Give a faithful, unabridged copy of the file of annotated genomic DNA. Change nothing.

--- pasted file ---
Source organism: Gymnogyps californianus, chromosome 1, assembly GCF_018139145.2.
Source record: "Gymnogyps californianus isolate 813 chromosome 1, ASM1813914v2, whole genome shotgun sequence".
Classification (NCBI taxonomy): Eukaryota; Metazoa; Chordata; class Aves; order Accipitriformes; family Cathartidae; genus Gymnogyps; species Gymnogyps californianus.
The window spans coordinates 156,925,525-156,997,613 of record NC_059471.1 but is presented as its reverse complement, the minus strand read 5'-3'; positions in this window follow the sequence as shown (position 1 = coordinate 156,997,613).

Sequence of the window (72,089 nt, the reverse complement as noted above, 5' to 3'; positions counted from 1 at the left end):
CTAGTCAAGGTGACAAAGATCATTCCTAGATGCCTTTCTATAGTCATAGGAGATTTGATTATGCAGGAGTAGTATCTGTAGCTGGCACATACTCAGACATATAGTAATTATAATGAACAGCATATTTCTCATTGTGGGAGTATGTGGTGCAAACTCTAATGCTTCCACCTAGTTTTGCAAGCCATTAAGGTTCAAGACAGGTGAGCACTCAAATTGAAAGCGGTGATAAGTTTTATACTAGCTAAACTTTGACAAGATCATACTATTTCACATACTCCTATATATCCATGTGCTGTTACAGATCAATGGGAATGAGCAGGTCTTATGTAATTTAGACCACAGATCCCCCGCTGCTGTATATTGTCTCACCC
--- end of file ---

Source organism: Gymnogyps californianus, chromosome 1, assembly GCF_018139145.2.
Source record: "Gymnogyps californianus isolate 813 chromosome 1, ASM1813914v2, whole genome shotgun sequence".
Classification (NCBI taxonomy): Eukaryota; Metazoa; Chordata; class Aves; order Accipitriformes; family Cathartidae; genus Gymnogyps; species Gymnogyps californianus.
The window spans coordinates 156,925,525-156,997,613 of record NC_059471.1 but is presented as its reverse complement, the minus strand read 5'-3'; positions in this window follow the sequence as shown (position 1 = coordinate 156,997,613).

Sequence of the window (72,089 nt, the reverse complement as noted above, 5' to 3'; positions counted from 1 at the left end):
CTAGTCAAGGTGACAAAGATCATTCCTAGATGCCTTTCTATAGTCATAGGAGATTTGATTATGCAGGAGTAGTATCTGTAGCTGGCACATACTCAGACATATAGTAATTATAATGAACAGCATATTTCTCATTGTGGGAGTATGTGGTGCAAACTCTAATGCTTCCACCTAGTTTTGCAAGCCATTAAGGTTCAAGACAGGTGAGCACTCAAATTGAAAGCGGTGATAAGTTTTATACTAGCTAAACTTTGACAAGATCATACTATTTCACATACTCCTATATATCCATGTGCTGTTACAGATCAATGGGAATGAGCAGGTCTTATGTAATTTAGACCACAGATCCCCCGCTGCTGTATATTGTCTCACCC